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Sep 14, 2015
Presented by
Walter Williams

Is capitalism moral or greedy? If it's based on greed and selfishness, what's the best alternative economic system? Perhaps socialism? And if capitalism is moral, what makes it so? Walter Williams, a renowned economist at George Mason University, answers these questions and more.

In a free market, consumers limit the power of corporations. Free market doesn't mean "pro-business"—it means "pro-consumer."

  • Free market capitalism forces corporations to choose between working to satisfy their customers and use their resources efficiently, or dissatisfying those they serve and going out of business.View Source
  • The government undermines the power of the people to determine a corporation’s fate when it dispenses corporate subsidies and handouts. Such “crony-capitalism” is antithetical to free markets.View Source
  • “Free market” does not mean “pro-business.” Rather, it means “pro-consumer.”View Source
  • Related reading: Ethics and Economics – Stephen R.C. HicksView Source
  • Related reading: Economic Facts and Fallacies – Thomas SowellView Source
  • Related reading: Economics in One Lesson – Henry HazlittView Source

In a free market, the economic pie is always growing. In a socialist economy, the pie is fixed and the government slices it up.

  • The free market is a positive-sum game. In any free market transaction, both people receive something that they value more than the thing they are giving. In other words, both sides are better off after transacting than they were before.View Source
  • When all parties are free to act voluntarily, without coercion, every trade is, by definition, mutually beneficial.View Source
  • It is the government, not the free market, that creates zero-sum games in an economy. Mandated government redistribution of resources—such as sugar and ethanol subsidies—is a coercive action that benefits some by forcibly taking from others.View Source
  • Related reading: Economic Facts and Fallacies – Thomas SowellView Source
  • Related reading: Economics in One Lesson – Henry HazlittView Source

Capitalism is inherently moral because it promotes voluntary, mutually beneficial actions between individuals.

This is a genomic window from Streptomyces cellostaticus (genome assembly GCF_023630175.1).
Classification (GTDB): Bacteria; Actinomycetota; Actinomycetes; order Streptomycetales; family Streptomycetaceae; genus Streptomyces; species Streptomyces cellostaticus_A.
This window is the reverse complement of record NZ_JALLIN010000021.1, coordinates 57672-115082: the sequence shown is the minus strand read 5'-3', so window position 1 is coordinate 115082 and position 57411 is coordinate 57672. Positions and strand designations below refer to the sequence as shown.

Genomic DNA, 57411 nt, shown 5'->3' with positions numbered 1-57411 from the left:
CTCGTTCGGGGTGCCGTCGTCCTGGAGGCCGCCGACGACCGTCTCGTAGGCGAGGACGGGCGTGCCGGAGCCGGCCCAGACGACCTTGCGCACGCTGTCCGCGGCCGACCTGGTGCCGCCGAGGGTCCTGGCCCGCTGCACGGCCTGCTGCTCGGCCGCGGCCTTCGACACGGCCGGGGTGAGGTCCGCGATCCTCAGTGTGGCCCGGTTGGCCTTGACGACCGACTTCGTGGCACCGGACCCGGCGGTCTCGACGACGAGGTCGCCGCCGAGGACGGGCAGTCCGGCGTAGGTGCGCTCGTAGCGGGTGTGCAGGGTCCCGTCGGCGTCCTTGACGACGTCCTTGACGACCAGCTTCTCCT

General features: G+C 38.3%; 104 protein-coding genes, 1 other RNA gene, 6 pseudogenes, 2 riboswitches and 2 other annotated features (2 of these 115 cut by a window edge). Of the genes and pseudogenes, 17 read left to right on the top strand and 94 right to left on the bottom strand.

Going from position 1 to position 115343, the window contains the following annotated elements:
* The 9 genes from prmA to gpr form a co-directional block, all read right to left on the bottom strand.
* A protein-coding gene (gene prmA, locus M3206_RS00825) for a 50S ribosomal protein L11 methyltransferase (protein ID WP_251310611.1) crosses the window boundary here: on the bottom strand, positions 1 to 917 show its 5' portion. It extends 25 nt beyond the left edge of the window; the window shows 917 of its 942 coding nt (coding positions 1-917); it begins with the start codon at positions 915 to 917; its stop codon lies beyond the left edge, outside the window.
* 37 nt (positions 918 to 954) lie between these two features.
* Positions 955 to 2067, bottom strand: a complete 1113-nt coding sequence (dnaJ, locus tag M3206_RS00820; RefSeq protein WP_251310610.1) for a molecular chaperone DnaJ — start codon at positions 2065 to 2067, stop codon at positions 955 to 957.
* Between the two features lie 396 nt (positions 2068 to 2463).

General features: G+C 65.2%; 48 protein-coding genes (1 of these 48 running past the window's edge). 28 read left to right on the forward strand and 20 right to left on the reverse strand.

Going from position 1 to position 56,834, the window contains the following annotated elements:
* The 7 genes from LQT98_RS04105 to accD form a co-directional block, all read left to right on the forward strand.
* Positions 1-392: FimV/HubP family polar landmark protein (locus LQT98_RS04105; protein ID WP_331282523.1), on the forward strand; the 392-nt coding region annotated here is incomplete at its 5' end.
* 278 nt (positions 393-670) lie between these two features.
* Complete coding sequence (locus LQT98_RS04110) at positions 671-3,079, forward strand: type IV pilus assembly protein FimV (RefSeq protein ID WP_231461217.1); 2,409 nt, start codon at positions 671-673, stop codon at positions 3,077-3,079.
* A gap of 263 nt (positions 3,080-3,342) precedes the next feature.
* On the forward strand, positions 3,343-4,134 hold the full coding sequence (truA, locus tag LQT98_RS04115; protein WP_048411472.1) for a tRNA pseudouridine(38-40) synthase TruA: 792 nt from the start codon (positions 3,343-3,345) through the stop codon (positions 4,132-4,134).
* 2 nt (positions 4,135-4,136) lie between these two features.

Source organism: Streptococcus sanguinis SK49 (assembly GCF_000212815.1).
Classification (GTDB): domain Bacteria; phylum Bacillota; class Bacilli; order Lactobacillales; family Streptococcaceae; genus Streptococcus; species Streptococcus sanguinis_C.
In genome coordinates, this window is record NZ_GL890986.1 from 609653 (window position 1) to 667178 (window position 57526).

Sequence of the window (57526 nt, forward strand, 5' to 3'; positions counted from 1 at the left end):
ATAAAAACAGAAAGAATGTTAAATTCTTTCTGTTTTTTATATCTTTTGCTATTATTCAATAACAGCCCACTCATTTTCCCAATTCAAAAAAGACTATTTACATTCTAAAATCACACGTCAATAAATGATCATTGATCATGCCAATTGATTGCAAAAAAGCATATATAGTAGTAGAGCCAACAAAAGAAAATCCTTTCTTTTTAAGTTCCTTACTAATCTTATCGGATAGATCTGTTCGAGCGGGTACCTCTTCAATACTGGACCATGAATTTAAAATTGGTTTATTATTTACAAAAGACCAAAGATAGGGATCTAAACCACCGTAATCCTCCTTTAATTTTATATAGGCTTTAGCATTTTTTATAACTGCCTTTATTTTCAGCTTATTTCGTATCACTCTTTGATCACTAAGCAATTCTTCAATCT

• A free market capitalistic system creates an environment in which people only make financial and business choices they want to make, without coercion (governmental coercion being a fundamental part of all non-capitalistic economic systems).View Source
  • Mutual betterment, not selfishness, is the foundation of capitalism.View Source
  • Related reading: Ethics and Economics – Stephen R.C. HicksView Source
  • Related reading: How an Economy Grows and Why It Crashes – Peter D. SchiffView Source
  • Related reading: How Adam Smith Can Change Your Life – Russ RobertsView Source

Capitalism is based on voluntary, mutually beneficial transactions. Non-capitalistic economies are based on governmental coercion. 

  • A free market capitalistic system creates an environment in which people only make financial and business choices they want to make, without coercion (governmental coercion being a fundamental part of all non-capitalistic economic systems).View Source
  • Mutual betterment, not selfishness, is the foundation of capitalism.View Source
  • Related reading: Ethics and Economics – Stephen R.C. HicksView Source
  • Related reading: Economic Facts and Fallacies – Thomas SowellView Source
  • Related reading: Economics in One Lesson – Henry HazlittView Source

Any economic choice made between two people in a capitalist system is, by definition, one that each person believes will benefit them.